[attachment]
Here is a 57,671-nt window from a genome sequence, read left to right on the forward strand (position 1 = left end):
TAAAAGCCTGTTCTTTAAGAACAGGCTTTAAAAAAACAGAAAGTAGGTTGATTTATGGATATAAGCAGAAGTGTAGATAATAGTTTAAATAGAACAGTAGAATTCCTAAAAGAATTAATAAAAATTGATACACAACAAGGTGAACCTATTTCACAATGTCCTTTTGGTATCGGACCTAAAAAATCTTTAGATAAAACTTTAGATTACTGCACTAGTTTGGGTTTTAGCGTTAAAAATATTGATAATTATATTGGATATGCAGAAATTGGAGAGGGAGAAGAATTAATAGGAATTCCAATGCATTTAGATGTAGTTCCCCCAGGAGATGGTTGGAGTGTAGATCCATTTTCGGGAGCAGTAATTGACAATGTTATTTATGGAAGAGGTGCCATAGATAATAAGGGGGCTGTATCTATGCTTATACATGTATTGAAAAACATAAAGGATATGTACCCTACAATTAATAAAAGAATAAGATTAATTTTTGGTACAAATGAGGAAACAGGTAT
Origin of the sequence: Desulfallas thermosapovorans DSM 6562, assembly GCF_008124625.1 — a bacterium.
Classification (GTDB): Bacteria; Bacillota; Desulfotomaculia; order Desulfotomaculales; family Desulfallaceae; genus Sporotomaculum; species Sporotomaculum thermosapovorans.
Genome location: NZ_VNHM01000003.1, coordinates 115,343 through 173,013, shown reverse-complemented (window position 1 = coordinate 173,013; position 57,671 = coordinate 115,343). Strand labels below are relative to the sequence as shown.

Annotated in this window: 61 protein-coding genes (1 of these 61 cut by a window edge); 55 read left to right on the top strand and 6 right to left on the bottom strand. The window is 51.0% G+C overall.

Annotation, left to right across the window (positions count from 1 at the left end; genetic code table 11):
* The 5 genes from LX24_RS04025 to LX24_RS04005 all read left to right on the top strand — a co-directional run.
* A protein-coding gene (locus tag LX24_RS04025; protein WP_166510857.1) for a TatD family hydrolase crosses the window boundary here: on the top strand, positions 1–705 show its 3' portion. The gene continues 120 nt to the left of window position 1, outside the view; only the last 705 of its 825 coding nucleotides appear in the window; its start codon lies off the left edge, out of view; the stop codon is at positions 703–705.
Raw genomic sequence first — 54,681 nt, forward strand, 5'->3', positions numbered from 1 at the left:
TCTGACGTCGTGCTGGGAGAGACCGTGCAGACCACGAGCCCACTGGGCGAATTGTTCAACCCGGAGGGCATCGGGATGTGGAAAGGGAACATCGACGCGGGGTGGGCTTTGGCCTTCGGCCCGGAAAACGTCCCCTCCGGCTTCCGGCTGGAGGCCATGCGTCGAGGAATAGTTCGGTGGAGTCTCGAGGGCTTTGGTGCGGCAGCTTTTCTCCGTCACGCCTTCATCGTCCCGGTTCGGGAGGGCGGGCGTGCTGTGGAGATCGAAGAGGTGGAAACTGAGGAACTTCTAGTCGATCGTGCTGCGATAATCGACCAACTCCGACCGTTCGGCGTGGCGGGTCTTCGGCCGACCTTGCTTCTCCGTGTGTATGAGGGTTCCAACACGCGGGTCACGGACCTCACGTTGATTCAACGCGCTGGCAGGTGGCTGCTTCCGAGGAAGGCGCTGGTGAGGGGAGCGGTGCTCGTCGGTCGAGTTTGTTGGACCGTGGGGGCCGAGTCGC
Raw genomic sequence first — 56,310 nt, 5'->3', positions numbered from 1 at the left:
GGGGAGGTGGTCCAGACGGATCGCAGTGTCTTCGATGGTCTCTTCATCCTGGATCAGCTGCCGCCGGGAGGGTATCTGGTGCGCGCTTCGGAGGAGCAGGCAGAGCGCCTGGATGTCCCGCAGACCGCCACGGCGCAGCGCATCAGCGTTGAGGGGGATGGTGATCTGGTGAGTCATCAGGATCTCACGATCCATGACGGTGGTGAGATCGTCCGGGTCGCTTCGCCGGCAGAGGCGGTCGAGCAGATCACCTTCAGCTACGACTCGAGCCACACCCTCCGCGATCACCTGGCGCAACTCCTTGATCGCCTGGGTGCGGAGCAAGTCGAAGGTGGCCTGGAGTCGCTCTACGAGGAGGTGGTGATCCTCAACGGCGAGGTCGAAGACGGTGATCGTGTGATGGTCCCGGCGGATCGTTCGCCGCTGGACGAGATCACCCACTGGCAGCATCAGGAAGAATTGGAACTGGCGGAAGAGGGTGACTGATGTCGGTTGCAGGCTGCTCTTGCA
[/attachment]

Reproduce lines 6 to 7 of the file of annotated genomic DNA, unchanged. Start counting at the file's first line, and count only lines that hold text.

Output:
Annotated in this window: 61 protein-coding genes (1 of these 61 cut by a window edge); 55 read left to right on the top strand and 6 right to left on the bottom strand. The window is 51.0% G+C overall.

Annotation, left to right across the window (positions count from 1 at the left end; genetic code table 11):